Lone Star State v. the UN
Observers from the UN, allied with Leftist groups in the US, are planning to send observers to monitor our elections to ensure that there is no “voter suppression”:
United Nations-affiliated election monitors from Europe and central Asia will be at polling places around the U.S. looking for voter suppression activities by conservative groups, a concern raised by civil rights groups during a meeting this week. The intervention has drawn criticism from a prominent conservative-leaning group combating election fraud.
The Organization for Security and Cooperation in Europe (OSCE), a United Nations partner on democratization and human rights projects, will deploy 44 observers from its human rights office around the country on Election Day to monitor an array of activities, including potential disputes at polling places. It’s part of a broader observation mission that will send out an additional 80 to 90 members of parliament from nearly 30 countries.
The Lone Star State is having none of it:
Ambassador Daan Everts
Office for Democratic Institutions and Human Rights Organization for Security and Co-operation in Europe
UI. Miodowa 10 00-251 Warsaw, Poland
Dear Ambassador Everts:
The Organization for Security and Co-operation in Europe (OSCE) will reportedly dispatch election observers to the State of Texas to monitor the November 2012 general election. While it remains unclear exactly what your monitoring is intended to achieve, or precisely what tactics you will use to achieve the proposed monitoring, OSCE has stated publicly that it will visit polling stations on Election Day as part of its monitoring plan.
In April, you reportedly met with a group of organizations that have filed lawsuits challenging election integrity laws enacted by the Texas Legislature. One of those organizations, Project Vote, is closely affiliated with ACORN, which collapsed in disgrace after its role in a widespread voter-registration fraud scheme was uncovered. In September, a federal appeals court rejected Project Vote’s challenge to the State’s voter-registration regulations and allowed Texas to continue enforcing laws that were enacted to protect the integrity of the voter-registration process.
According to a letter that Project Vote and other organizations sent to you, OSCE has identified Voter ID laws as a barrier to the right to vote. That letter urged OSCE to monitor states that have taken steps to protect ballot integrity by enacting Voter ID laws. The OSCE may be entitled to its opinions about Voter ID laws, but your opinion is legally irrelevant in the United States, where the Supreme Court has already determined that Voter ID laws are constitutional.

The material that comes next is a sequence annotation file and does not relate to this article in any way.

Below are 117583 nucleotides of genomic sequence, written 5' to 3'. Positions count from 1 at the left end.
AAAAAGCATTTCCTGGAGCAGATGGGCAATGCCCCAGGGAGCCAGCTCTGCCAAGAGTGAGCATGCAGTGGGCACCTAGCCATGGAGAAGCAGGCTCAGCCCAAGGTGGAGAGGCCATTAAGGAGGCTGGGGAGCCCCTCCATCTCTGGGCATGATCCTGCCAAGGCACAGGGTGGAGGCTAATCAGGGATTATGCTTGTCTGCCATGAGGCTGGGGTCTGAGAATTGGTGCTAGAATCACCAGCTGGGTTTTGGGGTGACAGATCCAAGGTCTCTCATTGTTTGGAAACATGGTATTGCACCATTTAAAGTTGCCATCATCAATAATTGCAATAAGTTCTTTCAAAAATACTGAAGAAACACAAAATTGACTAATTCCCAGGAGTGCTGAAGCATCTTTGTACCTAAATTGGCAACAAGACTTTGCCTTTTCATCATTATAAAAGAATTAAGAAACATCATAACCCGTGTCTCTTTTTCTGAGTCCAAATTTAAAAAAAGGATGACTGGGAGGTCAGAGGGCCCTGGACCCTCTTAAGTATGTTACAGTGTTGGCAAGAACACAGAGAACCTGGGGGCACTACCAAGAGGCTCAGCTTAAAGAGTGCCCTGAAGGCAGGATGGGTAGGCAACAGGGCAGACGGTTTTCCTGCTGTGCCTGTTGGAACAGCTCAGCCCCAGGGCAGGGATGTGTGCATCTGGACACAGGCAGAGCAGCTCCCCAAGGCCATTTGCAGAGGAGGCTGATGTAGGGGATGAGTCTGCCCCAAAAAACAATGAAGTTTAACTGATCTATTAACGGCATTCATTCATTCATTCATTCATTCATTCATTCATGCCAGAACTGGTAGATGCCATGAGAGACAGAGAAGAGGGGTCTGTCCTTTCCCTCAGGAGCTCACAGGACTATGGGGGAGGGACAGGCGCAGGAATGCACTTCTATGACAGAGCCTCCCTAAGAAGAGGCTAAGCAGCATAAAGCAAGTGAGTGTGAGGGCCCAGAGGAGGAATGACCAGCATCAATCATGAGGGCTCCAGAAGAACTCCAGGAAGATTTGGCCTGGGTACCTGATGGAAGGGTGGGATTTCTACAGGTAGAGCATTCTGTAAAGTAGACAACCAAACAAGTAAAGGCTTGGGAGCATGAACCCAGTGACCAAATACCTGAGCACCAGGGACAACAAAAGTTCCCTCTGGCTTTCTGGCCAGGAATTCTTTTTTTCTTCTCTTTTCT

If OSCE members want to learn more about our election processes so they can improve their own democratic systems, we welcome the opportunity to discuss the measures Texas has implemented to protect the integrity of elections. However, groups and individuals from outside the United States are not allowed to influence or interfere with the election process in Texas. This State has robust election laws that were carefully crafted to protect the integrity of our election system. All persons—including persons connected with OSCE—are required to comply with these laws.
Elections and election observation are regulated by state law. The Texas Election Code governs anyone who participates in Texas elections—including representatives of the OSCE. The OSCE’s representatives are not authorized by Texas law to enter a polling place. It may be a criminal offense for OSCE’s representatives to maintain a presence within 100 feet of a polling place’s entrance. Failure to comply with these requirements could subject the OSCE’s representatives to criminal prosecution for violating state law.
Attorney General of Texas
Texas has also told the State Department where to get off:
Texas Attorney General Greg Abbott today informed U.S. Secretary of State Hillary Clinton that the Organization for Security and Co-operation in Europe (OSCE) is not exempt from Texas election law. The Attorney General’s letter to Sec. Clinton comes a day after the OSCE sent the State Department a letter asking that federal officials take steps to ensure the OSCE’s election observers are not “restrained in their activities” while in Texas.
In the response, Attorney General Abbott made clear: “The Election Code does not authorize OSCE representatives to enter polling places. If the OSCE does not want to follow Texas law, then perhaps it should send its representatives to another state.”
Attorney General Abbott added: “I’m particularly offended that the European organization seems to be working with American groups tied to ACORN — a community coalition accused of voter fraud.”
The letter from the OSCE suggests that the international group can circumvent Texas election law by gaining unfettered access to Texas’ polling locations. That appears to violate Texas law which prevents unauthorized persons from entering a polling place-or loitering within 100 feet of a polling place’s entrance-on Election Day. OSCE monitors are not granted an exception to Texas law.
Bravo to Attorney General Greg Abbott and the great State he serves!